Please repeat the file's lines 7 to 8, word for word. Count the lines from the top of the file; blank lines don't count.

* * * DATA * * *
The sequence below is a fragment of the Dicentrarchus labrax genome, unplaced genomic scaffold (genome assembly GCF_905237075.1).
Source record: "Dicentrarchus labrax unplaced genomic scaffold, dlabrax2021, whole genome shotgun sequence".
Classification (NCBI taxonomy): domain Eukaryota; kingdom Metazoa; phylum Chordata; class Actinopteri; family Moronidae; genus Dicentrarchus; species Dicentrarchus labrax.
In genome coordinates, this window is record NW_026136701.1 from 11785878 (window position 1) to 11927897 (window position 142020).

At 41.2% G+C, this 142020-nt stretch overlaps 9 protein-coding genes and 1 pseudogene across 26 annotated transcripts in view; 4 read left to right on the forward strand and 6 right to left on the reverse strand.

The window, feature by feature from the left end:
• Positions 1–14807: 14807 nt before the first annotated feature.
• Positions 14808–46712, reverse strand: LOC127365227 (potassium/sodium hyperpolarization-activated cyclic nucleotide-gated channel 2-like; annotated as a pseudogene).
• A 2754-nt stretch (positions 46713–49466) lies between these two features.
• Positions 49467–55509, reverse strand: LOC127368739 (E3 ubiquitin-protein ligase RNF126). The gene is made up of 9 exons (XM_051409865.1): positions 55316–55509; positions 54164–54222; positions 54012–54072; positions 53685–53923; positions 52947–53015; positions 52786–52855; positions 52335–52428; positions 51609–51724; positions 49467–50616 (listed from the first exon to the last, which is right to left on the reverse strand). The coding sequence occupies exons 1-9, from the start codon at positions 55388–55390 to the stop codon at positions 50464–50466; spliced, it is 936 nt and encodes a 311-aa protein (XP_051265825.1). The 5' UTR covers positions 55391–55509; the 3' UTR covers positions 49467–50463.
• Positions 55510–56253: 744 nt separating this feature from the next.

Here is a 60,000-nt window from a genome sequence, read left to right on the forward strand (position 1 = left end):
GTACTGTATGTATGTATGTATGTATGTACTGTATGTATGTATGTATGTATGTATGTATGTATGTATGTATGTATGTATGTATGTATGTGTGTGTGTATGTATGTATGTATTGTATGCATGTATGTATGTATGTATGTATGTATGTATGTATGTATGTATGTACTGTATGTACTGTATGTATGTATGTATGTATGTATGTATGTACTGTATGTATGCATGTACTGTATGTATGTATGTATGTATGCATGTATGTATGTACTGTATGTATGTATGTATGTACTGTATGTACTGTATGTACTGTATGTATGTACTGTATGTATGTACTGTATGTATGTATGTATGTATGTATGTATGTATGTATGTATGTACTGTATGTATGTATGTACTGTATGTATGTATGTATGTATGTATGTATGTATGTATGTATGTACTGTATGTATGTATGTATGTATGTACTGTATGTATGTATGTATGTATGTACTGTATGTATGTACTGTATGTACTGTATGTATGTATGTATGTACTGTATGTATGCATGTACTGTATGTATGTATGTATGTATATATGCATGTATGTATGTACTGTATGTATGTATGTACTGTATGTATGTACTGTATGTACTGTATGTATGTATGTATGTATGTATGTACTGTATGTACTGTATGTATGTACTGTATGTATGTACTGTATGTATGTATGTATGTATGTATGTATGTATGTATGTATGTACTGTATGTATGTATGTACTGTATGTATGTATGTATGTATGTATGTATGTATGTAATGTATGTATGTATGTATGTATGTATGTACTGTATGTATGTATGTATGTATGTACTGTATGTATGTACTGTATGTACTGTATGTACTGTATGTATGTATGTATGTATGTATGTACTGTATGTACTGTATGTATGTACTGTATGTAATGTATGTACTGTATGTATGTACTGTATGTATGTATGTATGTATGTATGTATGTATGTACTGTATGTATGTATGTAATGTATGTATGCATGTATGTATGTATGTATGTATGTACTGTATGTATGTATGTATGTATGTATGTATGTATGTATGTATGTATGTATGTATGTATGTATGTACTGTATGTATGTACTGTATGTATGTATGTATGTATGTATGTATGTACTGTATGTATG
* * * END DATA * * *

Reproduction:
• Positions 1–14807: 14807 nt before the first annotated feature.
• Positions 14808–46712, reverse strand: LOC127365227 (potassium/sodium hyperpolarization-activated cyclic nucleotide-gated channel 2-like; annotated as a pseudogene).